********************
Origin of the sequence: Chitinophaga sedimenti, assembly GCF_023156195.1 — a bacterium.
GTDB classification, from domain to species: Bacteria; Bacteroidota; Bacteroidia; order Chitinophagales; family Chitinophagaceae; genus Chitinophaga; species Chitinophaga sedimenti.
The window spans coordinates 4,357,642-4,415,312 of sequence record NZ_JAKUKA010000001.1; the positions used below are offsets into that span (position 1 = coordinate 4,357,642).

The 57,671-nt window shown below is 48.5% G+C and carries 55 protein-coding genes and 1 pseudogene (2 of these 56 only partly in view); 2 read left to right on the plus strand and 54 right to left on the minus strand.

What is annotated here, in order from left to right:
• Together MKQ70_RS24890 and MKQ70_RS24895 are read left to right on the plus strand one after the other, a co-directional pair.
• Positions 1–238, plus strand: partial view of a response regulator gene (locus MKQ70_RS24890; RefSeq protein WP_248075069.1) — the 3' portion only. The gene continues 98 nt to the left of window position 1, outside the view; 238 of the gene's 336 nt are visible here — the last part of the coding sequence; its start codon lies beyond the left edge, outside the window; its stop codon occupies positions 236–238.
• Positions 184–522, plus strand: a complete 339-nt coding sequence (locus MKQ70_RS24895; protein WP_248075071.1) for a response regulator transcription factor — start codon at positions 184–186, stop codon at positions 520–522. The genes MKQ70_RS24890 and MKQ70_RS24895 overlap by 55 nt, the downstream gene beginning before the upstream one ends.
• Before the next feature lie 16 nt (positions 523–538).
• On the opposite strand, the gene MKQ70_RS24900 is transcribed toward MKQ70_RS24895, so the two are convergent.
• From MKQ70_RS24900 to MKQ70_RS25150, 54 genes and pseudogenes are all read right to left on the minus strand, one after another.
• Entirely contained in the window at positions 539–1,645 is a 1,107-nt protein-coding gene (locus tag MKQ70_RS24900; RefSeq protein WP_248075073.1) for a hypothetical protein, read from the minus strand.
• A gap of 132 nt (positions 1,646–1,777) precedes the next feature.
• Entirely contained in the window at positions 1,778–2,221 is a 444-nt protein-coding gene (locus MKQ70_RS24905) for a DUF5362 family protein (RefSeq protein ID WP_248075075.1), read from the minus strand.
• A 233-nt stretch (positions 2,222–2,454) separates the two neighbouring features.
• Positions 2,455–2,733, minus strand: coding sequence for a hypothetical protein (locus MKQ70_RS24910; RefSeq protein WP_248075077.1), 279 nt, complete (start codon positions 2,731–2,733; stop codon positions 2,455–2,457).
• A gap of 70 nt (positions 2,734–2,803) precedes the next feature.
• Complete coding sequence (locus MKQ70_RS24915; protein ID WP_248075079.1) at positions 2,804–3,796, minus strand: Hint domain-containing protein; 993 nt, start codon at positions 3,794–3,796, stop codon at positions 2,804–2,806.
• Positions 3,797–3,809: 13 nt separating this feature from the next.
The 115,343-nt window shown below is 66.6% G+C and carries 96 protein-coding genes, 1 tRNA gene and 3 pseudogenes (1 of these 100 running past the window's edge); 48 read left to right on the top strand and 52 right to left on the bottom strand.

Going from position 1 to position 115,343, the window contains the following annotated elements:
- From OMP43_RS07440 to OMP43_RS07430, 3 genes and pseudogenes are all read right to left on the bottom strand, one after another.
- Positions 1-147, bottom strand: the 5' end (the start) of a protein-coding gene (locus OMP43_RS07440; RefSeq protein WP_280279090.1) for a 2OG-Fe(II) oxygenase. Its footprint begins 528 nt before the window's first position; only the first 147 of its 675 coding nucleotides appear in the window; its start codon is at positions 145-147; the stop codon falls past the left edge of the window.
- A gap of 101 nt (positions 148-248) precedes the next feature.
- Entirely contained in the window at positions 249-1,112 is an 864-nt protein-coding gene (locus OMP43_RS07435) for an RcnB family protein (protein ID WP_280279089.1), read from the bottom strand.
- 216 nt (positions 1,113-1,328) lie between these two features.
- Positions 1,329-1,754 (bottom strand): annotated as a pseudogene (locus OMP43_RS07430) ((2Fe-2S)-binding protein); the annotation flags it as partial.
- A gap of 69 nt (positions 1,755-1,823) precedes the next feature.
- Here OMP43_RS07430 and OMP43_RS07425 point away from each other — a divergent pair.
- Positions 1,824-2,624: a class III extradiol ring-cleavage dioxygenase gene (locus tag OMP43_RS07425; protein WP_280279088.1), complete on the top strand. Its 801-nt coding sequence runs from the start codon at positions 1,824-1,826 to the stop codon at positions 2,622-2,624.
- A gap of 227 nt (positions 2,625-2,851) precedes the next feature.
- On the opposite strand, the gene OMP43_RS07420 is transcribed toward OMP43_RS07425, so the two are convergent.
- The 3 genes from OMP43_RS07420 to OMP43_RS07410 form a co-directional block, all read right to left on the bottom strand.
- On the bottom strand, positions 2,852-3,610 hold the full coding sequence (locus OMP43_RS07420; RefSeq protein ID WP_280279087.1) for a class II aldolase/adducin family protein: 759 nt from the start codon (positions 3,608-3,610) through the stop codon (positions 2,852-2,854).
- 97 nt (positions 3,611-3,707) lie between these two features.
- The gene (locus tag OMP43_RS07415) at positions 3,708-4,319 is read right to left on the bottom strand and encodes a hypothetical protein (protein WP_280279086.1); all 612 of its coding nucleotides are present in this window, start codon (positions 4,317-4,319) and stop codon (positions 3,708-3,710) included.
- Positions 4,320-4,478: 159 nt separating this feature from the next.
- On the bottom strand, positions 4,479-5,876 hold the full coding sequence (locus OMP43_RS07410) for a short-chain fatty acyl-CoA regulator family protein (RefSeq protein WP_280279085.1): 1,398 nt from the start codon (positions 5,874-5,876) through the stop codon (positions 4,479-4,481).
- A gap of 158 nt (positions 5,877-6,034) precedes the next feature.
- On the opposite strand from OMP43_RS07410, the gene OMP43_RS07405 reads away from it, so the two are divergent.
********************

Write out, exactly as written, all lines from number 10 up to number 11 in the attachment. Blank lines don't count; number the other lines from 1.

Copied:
• On the opposite strand, the gene MKQ70_RS24900 is transcribed toward MKQ70_RS24895, so the two are convergent.
• From MKQ70_RS24900 to MKQ70_RS25150, 54 genes and pseudogenes are all read right to left on the minus strand, one after another.